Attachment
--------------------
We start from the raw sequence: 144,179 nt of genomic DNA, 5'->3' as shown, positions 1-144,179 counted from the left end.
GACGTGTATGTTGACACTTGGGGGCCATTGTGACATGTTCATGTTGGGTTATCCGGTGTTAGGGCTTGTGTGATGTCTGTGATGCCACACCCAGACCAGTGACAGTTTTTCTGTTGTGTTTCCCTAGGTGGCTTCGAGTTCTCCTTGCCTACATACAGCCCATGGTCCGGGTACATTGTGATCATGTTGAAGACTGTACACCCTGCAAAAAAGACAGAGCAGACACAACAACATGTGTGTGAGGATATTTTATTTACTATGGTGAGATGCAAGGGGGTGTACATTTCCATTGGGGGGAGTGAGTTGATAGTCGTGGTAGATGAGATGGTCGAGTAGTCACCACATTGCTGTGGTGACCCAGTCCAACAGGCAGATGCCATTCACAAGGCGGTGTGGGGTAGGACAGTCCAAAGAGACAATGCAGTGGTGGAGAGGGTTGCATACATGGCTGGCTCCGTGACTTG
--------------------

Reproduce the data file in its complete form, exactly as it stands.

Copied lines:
We start from the raw sequence: 144,179 nt of genomic DNA, 5'->3' as shown, positions 1-144,179 counted from the left end.
GACGTGTATGTTGACACTTGGGGGCCATTGTGACATGTTCATGTTGGGTTATCCGGTGTTAGGGCTTGTGTGATGTCTGTGATGCCACACCCAGACCAGTGACAGTTTTTCTGTTGTGTTTCCCTAGGTGGCTTCGAGTTCTCCTTGCCTACATACAGCCCATGGTCCGGGTACATTGTGATCATGTTGAAGACTGTACACCCTGCAAAAAAGACAGAGCAGACACAACAACATGTGTGTGAGGATATTTTATTTACTATGGTGAGATGCAAGGGGGTGTACATTTCCATTGGGGGGAGTGAGTTGATAGTCGTGGTAGATGAGATGGTCGAGTAGTCACCACATTGCTGTGGTGACCCAGTCCAACAGGCAGATGCCATTCACAAGGCGGTGTGGGGTAGGACAGTCCAAAGAGACAATGCAGTGGTGGAGAGGGTTGCATACATGGCTGGCTCCGTGACTTG